To steer clear of collecting potential ISIS loot, Richard Stengel, Under Secretary of State for Public Diplomacy and Public Affairs, recently tweeted this judicious guidance, “Don't sell; don't buy. That's one solution." Collectors would be well advised to heed this recommendation and avoid purchasing cultural heritage objects that appear to have surfaced from war-torn Syria or Iraq.
The captured trove reportedly included bronze coins with Greek, Latin, and Arabic inscriptions (top); silver dirhams (right); copper bracelets (bottom left); gold dinars; cylinder seals; and more. As is typical with the black market trade, the genuine articles appear to have been mixed together with reproductions.
- protect archaeological heritage and uphold the law
- check sources,
- collect sensitively,
- recognize the collector’s role as custodian,
- keep artifacts in one piece and consider the significance of groups of objects,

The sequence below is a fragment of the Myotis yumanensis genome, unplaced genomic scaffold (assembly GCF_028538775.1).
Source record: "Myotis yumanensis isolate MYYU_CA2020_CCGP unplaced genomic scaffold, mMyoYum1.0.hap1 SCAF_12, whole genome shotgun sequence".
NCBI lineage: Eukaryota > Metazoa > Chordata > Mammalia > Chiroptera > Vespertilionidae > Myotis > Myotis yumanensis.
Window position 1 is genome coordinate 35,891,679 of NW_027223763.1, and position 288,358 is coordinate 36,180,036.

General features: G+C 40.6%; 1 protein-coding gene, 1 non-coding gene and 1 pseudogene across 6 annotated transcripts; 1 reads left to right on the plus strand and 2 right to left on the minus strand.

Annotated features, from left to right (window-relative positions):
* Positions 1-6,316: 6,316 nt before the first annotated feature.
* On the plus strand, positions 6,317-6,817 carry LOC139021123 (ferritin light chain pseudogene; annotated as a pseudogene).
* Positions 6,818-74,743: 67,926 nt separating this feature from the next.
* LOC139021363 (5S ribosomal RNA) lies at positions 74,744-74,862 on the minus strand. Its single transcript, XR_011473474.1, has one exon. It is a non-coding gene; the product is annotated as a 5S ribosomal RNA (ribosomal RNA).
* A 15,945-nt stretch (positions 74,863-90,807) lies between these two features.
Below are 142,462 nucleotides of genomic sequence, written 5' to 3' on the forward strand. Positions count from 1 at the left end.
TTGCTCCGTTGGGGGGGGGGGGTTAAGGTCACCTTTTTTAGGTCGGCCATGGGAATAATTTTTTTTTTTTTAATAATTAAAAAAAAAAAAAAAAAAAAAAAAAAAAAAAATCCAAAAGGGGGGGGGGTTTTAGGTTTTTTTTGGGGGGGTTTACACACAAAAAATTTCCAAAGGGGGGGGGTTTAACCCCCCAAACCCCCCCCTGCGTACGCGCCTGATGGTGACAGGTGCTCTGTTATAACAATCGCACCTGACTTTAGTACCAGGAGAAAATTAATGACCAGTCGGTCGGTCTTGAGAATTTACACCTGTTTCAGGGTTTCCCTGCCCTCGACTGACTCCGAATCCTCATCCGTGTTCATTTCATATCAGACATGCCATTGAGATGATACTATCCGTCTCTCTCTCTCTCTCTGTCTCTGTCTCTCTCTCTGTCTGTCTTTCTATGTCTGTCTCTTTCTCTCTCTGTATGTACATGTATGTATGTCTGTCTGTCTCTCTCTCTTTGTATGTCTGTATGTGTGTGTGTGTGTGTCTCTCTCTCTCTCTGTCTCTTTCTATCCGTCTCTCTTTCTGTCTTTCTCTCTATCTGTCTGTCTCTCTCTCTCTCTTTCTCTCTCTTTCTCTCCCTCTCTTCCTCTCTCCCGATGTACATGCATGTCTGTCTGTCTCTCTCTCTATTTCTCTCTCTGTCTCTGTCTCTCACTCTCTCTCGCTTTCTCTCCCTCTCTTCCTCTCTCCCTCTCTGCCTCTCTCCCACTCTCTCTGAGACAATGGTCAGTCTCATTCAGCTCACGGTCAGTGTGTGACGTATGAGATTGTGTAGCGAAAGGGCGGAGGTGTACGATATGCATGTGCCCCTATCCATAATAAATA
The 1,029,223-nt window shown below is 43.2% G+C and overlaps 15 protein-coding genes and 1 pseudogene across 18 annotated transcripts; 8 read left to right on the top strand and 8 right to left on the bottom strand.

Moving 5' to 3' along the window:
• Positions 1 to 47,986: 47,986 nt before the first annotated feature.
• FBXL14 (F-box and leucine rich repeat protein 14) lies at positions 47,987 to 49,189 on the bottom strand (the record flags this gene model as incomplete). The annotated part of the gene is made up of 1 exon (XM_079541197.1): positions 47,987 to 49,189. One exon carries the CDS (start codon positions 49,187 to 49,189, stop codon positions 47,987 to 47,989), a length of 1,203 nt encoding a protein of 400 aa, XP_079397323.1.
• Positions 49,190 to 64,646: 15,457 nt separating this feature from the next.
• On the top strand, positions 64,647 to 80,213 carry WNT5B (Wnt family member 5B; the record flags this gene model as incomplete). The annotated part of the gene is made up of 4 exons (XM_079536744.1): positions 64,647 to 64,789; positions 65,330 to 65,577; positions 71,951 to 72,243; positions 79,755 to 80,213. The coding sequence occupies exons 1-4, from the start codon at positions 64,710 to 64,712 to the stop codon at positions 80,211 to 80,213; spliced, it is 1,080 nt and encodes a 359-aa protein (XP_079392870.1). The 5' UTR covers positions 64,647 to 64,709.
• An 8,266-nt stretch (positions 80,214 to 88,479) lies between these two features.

- promote further study, and
- dispose of artifacts responsibly.
- "Ask the vendor for all relevant paperwork relating to provenance, export etc."
- "Take extra care if collecting particular classes of object which have been subjected to wide-scale recent looting.”
- "Verify a vendor’s reputation independently before buying. Assure yourself that they are using due diligence in their trading practices, and do not support those who knowingly sell fakes as authentic or offer items of questionable provenance."
- "Do not dismember any item, or acquire a fragment which you believe to have been separated from a larger object except through natural means."
- "Consider the implications of buying an item from an associated assemblage and the impact this could have on study."
- "Liaise, where possible, with the academic and broader communities about your artifacts."
Photo credit: U.S. Department of State
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